“If only I had (fill in the blank) then I would be happy.” How often have you found yourself saying these words? It’s so easy to think that having this or that will make us happier but can buying more “stuff” truly make us happy?
Recently, this was the topic of conversation at a lecture I attended titled The Pursuit of Happiness: Why Is It Elusive For So Many of Us. The presenter was Bob Logan and I have to say this was one of the best presentations I have been to in a while. Mr. Logan has had quite an interesting life. He taught high school history, sold mainframe computers for AT&T, coached multiple NCAA division 1 football games, was head coach of an Italian football team and even helped to raise millions of dollars for missions landing on Mars. Currently, Bob serves as Assistant Dean for External and Corporate relations at the University of Arizona College of Science. Bob is also a sought after speaker on the scientifically proven techniques that have been shown to bring happiness into our life.
Mr. Logan opened the presentation by telling the story of Air New Zealand Flight 901 which crashed on November 28, 1979. This was a sightseeing flight that would leave Aukland, New Zealand in the morning, fly to the Antarctic continent and then fly back to Aukland. This was the fourteenth flight for the aircraft and on November 28th, the plane crashed into Mount Erebus killing all 237 passengers and 20 crew members. It was determined that a change in the flight plan the night before was the cause of the crash. The pilots had not been informed of the change and at the time of the crash, the plane was flying on autopilot.
As I sat listening to this horrific story, I wondered what does this have to do with finding happiness? That’s when Bob asked the following questions:
1. Are you off course?
2. Are you on autopilot?
3. How often do you check your own guidance?
4. What is your destination?
As I asked myself these questions, I realized there are definitely areas in my life where I operate on autopilot. It’s so easy to fall into a routine and do the same thing every day. I like to think that I am being efficient and organized but in reality, I am missing out on so many opportunities to be present and truly appreciate all that is good in my life. When we appreciate the good, that goodness begins to grow and we have more of it. When we fail to appreciate the goodness and we take it for granted, the goodness depreciates. And that’s when we get off course. We start searching outside of ourselves for all that “stuff” that we think will make us happy.
One of my teachers, Dr. Vasant Lad, gives a beautiful definition for happiness. He says, “true happiness is your being, your existence, your life. To become happy you need nothing. If you depend on something or someone then that is not true happiness.”
There have been thousands of studies done on money and happiness and it has been determined that, yes, a higher salary can bring a level of happiness but only up to a certain point. Research indicates that it is not necessarily how much money you have but rather how you spend the money. For example, if you buy a “life experience” instead of material things, the experiences can contribute to your overall well being because they connect you with others, they create lasting memories and experiences can help you identify what is truly important in your life. It’s true what they say……memories do last a lifetime. On the other hand, the latest iPhone….not so much!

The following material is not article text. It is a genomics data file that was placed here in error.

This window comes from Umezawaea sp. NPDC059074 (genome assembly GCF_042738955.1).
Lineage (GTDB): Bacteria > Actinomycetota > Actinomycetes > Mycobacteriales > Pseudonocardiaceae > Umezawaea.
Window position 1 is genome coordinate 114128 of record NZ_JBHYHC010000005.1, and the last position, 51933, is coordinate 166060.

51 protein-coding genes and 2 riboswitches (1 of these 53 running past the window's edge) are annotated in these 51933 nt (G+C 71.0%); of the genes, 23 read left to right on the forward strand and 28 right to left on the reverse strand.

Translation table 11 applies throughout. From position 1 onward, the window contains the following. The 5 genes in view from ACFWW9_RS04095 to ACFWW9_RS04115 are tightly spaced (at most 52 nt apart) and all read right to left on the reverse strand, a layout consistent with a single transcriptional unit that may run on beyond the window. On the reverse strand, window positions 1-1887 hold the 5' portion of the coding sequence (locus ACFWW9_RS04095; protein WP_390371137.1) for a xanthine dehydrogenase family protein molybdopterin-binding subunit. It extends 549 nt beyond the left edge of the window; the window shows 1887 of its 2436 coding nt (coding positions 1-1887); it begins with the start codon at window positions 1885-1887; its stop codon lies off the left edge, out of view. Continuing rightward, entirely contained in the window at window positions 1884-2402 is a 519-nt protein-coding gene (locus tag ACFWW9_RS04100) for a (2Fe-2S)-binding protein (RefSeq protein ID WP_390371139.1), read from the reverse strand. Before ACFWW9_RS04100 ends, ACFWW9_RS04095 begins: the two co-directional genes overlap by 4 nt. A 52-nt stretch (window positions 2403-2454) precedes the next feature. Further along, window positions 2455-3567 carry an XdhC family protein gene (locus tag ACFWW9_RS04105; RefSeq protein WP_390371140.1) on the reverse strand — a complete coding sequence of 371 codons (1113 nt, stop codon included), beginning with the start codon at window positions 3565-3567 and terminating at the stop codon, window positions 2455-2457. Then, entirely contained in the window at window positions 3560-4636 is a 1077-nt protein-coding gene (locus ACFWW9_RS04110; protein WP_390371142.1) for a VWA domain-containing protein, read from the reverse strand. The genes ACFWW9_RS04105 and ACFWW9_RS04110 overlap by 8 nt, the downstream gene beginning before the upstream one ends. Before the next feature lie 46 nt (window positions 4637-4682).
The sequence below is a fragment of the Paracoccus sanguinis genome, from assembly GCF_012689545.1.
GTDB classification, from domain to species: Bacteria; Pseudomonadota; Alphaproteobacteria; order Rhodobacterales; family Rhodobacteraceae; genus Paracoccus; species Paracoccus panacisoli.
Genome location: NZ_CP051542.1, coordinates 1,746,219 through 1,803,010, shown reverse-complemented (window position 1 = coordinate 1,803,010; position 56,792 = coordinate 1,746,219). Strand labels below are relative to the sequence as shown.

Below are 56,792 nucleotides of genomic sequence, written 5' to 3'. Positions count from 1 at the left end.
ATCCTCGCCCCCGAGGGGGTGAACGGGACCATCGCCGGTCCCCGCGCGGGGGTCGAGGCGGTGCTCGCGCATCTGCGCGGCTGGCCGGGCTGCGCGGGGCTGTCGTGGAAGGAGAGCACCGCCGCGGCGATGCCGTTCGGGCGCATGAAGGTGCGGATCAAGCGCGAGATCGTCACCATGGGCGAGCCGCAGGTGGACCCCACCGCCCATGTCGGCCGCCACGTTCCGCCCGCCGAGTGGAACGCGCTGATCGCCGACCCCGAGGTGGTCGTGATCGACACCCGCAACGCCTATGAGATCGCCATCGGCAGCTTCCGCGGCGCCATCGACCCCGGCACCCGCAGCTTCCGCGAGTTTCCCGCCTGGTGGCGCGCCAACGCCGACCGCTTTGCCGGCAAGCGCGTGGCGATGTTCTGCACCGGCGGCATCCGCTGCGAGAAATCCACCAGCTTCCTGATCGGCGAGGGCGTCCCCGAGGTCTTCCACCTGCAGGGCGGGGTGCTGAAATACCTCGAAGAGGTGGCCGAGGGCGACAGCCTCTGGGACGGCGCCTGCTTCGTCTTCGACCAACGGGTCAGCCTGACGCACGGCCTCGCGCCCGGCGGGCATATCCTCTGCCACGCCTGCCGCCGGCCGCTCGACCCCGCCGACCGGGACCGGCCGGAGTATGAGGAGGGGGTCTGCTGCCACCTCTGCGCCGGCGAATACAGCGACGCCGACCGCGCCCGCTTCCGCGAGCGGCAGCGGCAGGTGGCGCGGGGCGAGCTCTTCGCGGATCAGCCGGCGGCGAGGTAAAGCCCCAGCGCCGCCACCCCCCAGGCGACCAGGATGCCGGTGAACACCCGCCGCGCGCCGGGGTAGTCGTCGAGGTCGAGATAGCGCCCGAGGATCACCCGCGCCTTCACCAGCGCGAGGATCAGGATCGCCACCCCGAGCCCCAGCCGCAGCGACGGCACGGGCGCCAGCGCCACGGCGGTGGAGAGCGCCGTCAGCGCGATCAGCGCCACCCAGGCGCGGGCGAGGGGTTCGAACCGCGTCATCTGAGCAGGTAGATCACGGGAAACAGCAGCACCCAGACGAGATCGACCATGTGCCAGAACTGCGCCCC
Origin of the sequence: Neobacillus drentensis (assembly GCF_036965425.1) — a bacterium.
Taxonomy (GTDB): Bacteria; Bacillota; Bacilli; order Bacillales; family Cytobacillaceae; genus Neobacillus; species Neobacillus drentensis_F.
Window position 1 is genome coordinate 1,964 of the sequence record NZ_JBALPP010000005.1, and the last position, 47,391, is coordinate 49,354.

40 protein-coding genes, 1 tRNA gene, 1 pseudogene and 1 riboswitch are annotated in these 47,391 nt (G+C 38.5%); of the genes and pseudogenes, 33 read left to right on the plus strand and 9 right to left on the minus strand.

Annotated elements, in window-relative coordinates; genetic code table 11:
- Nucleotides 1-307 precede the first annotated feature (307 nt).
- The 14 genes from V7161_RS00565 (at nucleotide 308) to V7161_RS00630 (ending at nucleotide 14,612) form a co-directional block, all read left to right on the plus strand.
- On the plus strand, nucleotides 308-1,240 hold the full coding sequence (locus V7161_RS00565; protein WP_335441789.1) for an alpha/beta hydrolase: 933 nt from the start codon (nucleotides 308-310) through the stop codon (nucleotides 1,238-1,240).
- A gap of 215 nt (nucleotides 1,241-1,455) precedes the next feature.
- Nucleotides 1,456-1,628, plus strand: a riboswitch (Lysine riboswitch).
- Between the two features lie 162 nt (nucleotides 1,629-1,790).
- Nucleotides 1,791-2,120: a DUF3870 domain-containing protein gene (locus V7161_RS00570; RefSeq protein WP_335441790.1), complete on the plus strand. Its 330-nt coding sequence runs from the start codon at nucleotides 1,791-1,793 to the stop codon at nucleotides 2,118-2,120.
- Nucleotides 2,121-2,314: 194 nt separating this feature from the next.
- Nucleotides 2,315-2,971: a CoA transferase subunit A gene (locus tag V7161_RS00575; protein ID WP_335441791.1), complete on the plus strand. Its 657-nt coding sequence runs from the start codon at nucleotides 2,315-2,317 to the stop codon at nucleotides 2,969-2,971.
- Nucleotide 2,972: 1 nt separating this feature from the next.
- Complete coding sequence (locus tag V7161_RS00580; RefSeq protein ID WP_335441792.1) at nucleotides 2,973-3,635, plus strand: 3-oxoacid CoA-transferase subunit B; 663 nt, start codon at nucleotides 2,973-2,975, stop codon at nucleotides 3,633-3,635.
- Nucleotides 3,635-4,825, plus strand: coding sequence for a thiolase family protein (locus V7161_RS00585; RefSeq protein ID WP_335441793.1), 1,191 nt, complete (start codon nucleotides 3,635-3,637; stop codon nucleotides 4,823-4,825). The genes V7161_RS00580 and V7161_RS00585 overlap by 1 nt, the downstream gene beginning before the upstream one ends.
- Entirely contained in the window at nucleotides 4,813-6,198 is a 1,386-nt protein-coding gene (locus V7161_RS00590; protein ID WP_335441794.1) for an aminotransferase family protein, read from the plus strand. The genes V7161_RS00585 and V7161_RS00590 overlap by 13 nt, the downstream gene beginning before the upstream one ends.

Another way that money can buy happiness is when you buy things for other people. Spending money on others provides a much higher level of happiness compared with spending money on ourselves. But, it can’t be a one and done type of thing. When you do this on a consistent basis and make it a habit, the positive effects are likely to stay with you longer. And, you don’t have to break the bank to do this. A gift from the dollar store can have just as much meaning as something more expensive. Better yet, volunteering can be a way to give to others. The only cost is your time!
Obviously, financial security is important to all of us and living within your means will provide a certain level of happiness. Regardless of what you spend your money on, if you are spending more money than you make, this will certainly create unhappiness in your life. Not to mention a boat load of debt! So, it goes without saying that paying off your debts can contribute to your overall happiness. I can attest to this one because I remember the day I paid off my house. I don’t think the reality had truly sunk in yet but as I was at the bank making my final payment, the teller said “that must feel so good to pay off that debt.” And then it hit me….the weight of my mortgage was gone and I did feel happier!
Aside from money, Mr. Logan mentioned a few other ways to generate happiness in your life.
1. Smile more – seems so obvious yet we just don’t do it enough.
2. Spend time in nature.
3. Be creative.
4. Practice gratitude – feeling grateful is the core of happiness.
5. Having a balanced life – understanding what is really important in your life ie., work, family, faith, friends.
As a health and wellness coach, I would be remiss if I did not mention that diet can play a key role in how happy we feel. Did you know that eating a diet filled with processed foods, refined carbohydrates and sweets can increase your risk for depression by 60%? But, if you eat a whole food plant based diet, you decrease your risk for depression by 26%. So, I guess you could say putting your money where your mouth is CAN buy happiness!
If you want to put this to the test, might I suggest you head over to your local farmers market this weekend. Not only will this be a “life experience” but it’s also a way to give to others and enjoy delicious whole foods! The farmers market is definitely my happy place. Give it a try….it just might be your happy place as well!